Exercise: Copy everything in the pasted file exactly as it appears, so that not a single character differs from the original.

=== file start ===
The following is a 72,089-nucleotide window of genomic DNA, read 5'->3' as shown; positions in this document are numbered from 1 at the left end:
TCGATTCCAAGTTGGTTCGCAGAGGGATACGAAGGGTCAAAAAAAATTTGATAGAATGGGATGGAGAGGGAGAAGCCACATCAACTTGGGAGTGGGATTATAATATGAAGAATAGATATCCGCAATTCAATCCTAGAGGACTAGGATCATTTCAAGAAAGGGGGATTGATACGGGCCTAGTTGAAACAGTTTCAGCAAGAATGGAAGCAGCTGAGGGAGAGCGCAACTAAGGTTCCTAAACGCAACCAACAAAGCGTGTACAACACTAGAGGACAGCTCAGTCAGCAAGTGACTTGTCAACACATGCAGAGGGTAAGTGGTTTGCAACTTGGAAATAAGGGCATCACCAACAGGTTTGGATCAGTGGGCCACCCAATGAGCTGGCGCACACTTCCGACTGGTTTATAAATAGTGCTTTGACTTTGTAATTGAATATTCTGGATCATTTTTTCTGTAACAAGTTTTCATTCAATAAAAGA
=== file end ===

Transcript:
The following is a 72,089-nucleotide window of genomic DNA, read 5'->3' as shown; positions in this document are numbered from 1 at the left end:
TCGATTCCAAGTTGGTTCGCAGAGGGATACGAAGGGTCAAAAAAAATTTGATAGAATGGGATGGAGAGGGAGAAGCCACATCAACTTGGGAGTGGGATTATAATATGAAGAATAGATATCCGCAATTCAATCCTAGAGGACTAGGATCATTTCAAGAAAGGGGGATTGATACGGGCCTAGTTGAAACAGTTTCAGCAAGAATGGAAGCAGCTGAGGGAGAGCGCAACTAAGGTTCCTAAACGCAACCAACAAAGCGTGTACAACACTAGAGGACAGCTCAGTCAGCAAGTGACTTGTCAACACATGCAGAGGGTAAGTGGTTTGCAACTTGGAAATAAGGGCATCACCAACAGGTTTGGATCAGTGGGCCACCCAATGAGCTGGCGCACACTTCCGACTGGTTTATAAATAGTGCTTTGACTTTGTAATTGAATATTCTGGATCATTTTTTCTGTAACAAGTTTTCATTCAATAAAAGA